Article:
The economic calculation problem is a criticism of using economic planning as a substitute for market-based allocation of the factors of production. It was first proposed by Ludwig von Mises in his 1920 article "Economic Calculation in the Socialist Commonwealth" and later expanded upon by Friedrich Hayek.

A market economy is an economic system in which the decisions regarding investment, production and distribution are guided by the price signals created by the forces of supply and demand. The major characteristic of a market economy is the existence of factor markets that play a dominant role in the allocation of capital and the factors of production.

A mixed economy is variously defined as an economic system blending elements of a market economy with elements of a planned economy, free markets with state interventionism, or private enterprise with public enterprise. While there is no single definition of a mixed economy, one definition is about a mixture of markets with state interventionism, referring specifically to a capitalist market economy with strong regulatory oversight and extensive interventions into markets. Another is that of an active collaboration of capitalist and socialist visions. Yet another definition is apolitical in nature, strictly referring to an economy containing a mixture of private enterprise with public enterprise. Alternatively, a mixed economy can refer to a socialist economy that allows a substantial role for private enterprise and contracting within a dominant economic framework of public ownership. This can extend to a Soviet-type planned economy that has been reformed to incorporate a greater role for markets in the allocation of factors of production.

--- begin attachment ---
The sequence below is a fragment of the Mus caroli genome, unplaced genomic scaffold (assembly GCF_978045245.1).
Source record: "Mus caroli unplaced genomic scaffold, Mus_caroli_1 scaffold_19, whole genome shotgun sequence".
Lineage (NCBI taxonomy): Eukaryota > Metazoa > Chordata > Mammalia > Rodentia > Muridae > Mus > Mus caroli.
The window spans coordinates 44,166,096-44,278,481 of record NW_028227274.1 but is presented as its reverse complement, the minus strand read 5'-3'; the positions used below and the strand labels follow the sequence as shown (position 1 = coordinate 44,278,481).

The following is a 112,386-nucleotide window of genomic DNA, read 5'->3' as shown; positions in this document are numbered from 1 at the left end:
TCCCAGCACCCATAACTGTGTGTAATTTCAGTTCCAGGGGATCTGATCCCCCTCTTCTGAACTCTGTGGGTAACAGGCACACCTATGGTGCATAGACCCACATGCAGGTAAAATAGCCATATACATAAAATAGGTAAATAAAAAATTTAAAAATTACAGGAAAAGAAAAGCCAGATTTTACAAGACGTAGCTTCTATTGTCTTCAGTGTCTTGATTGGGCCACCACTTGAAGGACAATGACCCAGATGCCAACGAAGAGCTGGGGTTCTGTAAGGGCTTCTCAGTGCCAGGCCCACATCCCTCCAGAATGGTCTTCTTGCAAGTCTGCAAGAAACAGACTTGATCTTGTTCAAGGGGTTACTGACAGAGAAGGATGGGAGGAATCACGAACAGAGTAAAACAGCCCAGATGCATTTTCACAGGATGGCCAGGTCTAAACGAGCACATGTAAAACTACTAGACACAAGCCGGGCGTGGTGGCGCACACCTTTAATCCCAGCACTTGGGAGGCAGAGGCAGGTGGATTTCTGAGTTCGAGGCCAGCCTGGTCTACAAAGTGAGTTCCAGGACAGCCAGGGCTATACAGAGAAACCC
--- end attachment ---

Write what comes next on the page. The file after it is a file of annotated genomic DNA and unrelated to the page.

Participatory economics, often abbreviated ParEcon, is an economic system based on participatory decision making as the primary economic mechanism for allocation in society. In the system, the say in decision-making is proportional to the impact on a person or group of people. Participatory economics is a form of socialist decentralized planned economy involving the common ownership of the means of production. It is a proposed alternative to contemporary capitalism and centralized planning. This economic model is primarily associated with political theorist Michael Albert and economist Robin Hahnel, who describe participatory economics as an anarchist economic vision.